7 comments

  • Brice

    The thing I want to know is…
    Since when has Dupont and Monsanto (the two biggest funders of No on I-522 campaigns) cared about saving me money?

    • Jackie

      I agree! These biotech and food conglomerates are making billions in revenue. What's a few pennies to change labels. It was done in 64 countries. I hope people are smart enough to figure out that Monsanto are only interested in the greed of power and money, rather than our health, environment and agriculture. Don't fall for their lies and deception. It is your right to know what's in your food.

  • Pedro

    I-522 makes total sense. In France, GMO's are labelled on grocery products for years (as well as in 60+ other countries) and honestly most people just ignore those labels because they just don't care. But those who do care can make the choice of not buying the product. I'd like to be able to choose too here in WA. Really, it's not that big of a deal… except for Monsanto maybe? :)

  • Nick

    I laughed out loud at a few of the comments Bieber had. “Literally millions of people have eaten trillions of meals with GE ingredients and there’s not been one single health consequence to that”: someone should show Bieber statistics over the last 20 years of obesity, diabetes, cancer, and other food related diseases and note the gigantic spikes. And the last comment about food producers having to remake foods to avoid placing warning labels on their boxes: isn't this the point of the initiative? We want to know what is going into our food, and if there are ingredients you are trying to hide, those foods SHOULD be remade. It is time Americans took a stand on what goes into their bodies and commit to healthy lifestyles.

  • iLoveMyGoats

    What?? They'd have to 'remake' the product instead of simply relabeling it?????? Wouldn't it cost FAR less for the manufacturer to just change the label then 'remake' the product???? Common sense tells me the manufacturers would go the LeASTt costly route. I guess the opposition thinks we're all morons to fall for that statement. (unfortunately there are some idiots out there who believe the biotech spin.) Manufacturers change their labels all the time with NO COST to the consumer….why would it be any different now???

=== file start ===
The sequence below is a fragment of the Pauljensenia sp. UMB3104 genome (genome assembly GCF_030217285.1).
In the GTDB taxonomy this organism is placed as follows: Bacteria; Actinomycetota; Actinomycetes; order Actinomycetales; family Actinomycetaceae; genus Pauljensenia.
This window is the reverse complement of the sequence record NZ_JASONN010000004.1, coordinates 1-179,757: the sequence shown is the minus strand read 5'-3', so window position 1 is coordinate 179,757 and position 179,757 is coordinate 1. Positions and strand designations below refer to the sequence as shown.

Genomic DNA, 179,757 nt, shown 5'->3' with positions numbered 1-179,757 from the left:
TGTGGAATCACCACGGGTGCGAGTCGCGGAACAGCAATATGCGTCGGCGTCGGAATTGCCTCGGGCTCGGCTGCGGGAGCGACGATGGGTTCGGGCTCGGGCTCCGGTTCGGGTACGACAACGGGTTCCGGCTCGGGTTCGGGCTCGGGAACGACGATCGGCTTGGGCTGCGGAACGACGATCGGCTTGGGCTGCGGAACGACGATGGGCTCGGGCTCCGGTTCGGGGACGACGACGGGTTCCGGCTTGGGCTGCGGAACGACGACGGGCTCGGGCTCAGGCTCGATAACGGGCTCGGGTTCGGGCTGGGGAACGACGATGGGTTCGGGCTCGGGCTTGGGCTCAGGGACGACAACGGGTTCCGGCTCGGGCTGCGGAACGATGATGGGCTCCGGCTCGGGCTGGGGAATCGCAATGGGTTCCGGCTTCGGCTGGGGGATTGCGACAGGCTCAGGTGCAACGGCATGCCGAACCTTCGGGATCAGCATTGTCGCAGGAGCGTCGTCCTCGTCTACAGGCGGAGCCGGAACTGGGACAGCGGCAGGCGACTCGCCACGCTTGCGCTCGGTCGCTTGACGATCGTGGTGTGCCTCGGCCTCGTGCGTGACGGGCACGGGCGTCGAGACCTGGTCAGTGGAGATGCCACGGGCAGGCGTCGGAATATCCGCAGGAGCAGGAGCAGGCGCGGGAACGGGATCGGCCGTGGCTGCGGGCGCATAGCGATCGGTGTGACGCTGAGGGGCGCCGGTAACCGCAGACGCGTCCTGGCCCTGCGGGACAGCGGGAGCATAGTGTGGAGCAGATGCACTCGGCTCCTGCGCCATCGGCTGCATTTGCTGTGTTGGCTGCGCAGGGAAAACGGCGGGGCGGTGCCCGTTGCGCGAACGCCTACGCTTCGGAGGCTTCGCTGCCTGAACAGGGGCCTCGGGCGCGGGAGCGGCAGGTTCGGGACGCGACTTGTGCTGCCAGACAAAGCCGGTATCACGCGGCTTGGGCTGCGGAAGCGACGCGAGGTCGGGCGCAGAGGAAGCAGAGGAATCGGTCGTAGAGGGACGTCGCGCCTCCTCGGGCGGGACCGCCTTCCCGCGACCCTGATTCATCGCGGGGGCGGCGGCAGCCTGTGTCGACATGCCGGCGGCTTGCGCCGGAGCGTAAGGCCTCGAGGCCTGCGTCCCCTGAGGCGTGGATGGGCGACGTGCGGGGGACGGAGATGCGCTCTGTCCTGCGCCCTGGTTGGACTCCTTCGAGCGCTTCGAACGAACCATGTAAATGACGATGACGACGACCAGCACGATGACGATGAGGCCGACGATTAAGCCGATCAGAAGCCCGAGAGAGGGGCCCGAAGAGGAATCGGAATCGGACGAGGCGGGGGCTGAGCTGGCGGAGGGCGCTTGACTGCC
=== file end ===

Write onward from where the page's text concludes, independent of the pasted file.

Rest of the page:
• Jackie

    More lies and deception from Monsanto and big food conglomerates who only want the American Consumers to remain in the dark. They resort to dirty tricks by hiding behind the GMA and then countersue WA moms for wanting to know the truth!!!!!
    It's our right to know what's in our food. Changing labels cost PEANUTS to these corporations who make billions of $$$$ in revenue.

  • sears1234

    Everyone knows GMO food is not as good as naturally grown one, and I thought everyone should vote "yes" to I-522. But looking at the whole statewide, it is clearly not that case,

    why?

    Big $$$ is one factor, another bigger reason is most of farmers in our state are building or creating GMO foods and products, their lifes are relied on these GMO food, sigh :(

    If I-522 is passed, most of them will temporarily lose job.